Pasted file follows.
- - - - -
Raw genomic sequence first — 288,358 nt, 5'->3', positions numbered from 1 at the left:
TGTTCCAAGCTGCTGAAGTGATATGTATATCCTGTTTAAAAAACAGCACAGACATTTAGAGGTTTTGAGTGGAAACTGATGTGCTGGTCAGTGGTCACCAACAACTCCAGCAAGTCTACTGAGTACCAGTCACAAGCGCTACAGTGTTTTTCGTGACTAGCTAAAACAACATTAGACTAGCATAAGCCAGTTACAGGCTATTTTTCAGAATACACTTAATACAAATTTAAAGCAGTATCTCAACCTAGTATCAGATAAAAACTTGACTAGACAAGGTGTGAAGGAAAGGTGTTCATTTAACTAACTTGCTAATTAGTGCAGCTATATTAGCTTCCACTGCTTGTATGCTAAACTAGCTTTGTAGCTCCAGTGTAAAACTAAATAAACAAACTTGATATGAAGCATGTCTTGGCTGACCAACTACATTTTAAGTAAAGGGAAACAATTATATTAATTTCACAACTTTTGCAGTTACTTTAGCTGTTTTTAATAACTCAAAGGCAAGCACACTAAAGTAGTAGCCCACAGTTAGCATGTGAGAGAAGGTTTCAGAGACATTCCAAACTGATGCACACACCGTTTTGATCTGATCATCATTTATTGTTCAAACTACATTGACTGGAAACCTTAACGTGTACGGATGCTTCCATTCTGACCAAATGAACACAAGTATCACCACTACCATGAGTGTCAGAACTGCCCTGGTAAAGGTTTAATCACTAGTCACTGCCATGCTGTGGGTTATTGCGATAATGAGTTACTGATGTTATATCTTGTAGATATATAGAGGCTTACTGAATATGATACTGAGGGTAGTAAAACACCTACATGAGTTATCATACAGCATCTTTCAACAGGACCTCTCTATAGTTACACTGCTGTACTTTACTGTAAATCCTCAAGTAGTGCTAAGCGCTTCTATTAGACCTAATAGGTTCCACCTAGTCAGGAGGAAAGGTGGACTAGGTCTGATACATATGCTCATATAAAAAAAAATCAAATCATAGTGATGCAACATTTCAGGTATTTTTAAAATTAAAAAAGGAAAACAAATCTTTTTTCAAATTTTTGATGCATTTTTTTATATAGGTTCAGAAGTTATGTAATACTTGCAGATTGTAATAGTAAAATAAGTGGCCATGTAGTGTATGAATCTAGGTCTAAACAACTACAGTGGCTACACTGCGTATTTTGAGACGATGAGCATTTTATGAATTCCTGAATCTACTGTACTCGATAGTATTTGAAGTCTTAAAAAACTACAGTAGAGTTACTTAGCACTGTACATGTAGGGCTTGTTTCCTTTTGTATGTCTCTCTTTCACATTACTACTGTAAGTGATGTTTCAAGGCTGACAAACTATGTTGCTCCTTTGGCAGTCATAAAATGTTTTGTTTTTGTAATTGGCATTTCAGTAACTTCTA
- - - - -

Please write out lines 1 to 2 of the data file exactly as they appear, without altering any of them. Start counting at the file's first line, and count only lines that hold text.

Raw genomic sequence first — 288,358 nt, 5'->3', positions numbered from 1 at the left:
TGTTCCAAGCTGCTGAAGTGATATGTATATCCTGTTTAAAAAACAGCACAGACATTTAGAGGTTTTGAGTGGAAACTGATGTGCTGGTCAGTGGTCACCAACAACTCCAGCAAGTCTACTGAGTACCAGTCACAAGCGCTACAGTGTTTTTCGTGACTAGCTAAAACAACATTAGACTAGCATAAGCCAGTTACAGGCTATTTTTCAGAATACACTTAATACAAATTTAAAGCAGTATCTCAACCTAGTATCAGATAAAAACTTGACTAGACAAGGTGTGAAGGAAAGGTGTTCATTTAACTAACTTGCTAATTAGTGCAGCTATATTAGCTTCCACTGCTTGTATGCTAAACTAGCTTTGTAGCTCCAGTGTAAAACTAAATAAACAAACTTGATATGAAGCATGTCTTGGCTGACCAACTACATTTTAAGTAAAGGGAAACAATTATATTAATTTCACAACTTTTGCAGTTACTTTAGCTGTTTTTAATAACTCAAAGGCAAGCACACTAAAGTAGTAGCCCACAGTTAGCATGTGAGAGAAGGTTTCAGAGACATTCCAAACTGATGCACACACCGTTTTGATCTGATCATCATTTATTGTTCAAACTACATTGACTGGAAACCTTAACGTGTACGGATGCTTCCATTCTGACCAAATGAACACAAGTATCACCACTACCATGAGTGTCAGAACTGCCCTGGTAAAGGTTTAATCACTAGTCACTGCCATGCTGTGGGTTATTGCGATAATGAGTTACTGATGTTATATCTTGTAGATATATAGAGGCTTACTGAATATGATACTGAGGGTAGTAAAACACCTACATGAGTTATCATACAGCATCTTTCAACAGGACCTCTCTATAGTTACACTGCTGTACTTTACTGTAAATCCTCAAGTAGTGCTAAGCGCTTCTATTAGACCTAATAGGTTCCACCTAGTCAGGAGGAAAGGTGGACTAGGTCTGATACATATGCTCATATAAAAAAAAATCAAATCATAGTGATGCAACATTTCAGGTATTTTTAAAATTAAAAAAGGAAAACAAATCTTTTTTCAAATTTTTGATGCATTTTTTTATATAGGTTCAGAAGTTATGTAATACTTGCAGATTGTAATAGTAAAATAAGTGGCCATGTAGTGTATGAATCTAGGTCTAAACAACTACAGTGGCTACACTGCGTATTTTGAGACGATGAGCATTTTATGAATTCCTGAATCTACTGTACTCGATAGTATTTGAAGTCTTAAAAAACTACAGTAGAGTTACTTAGCACTGTACATGTAGGGCTTGTTTCCTTTTGTATGTCTCTCTTTCACATTACTACTGTAAGTGATGTTTCAAGGCTGACAAACTATGTTGCTCCTTTGGCAGTCATAAAATGTTTTGTTTTTGTAATTGGCATTTCAGTAACTTCTA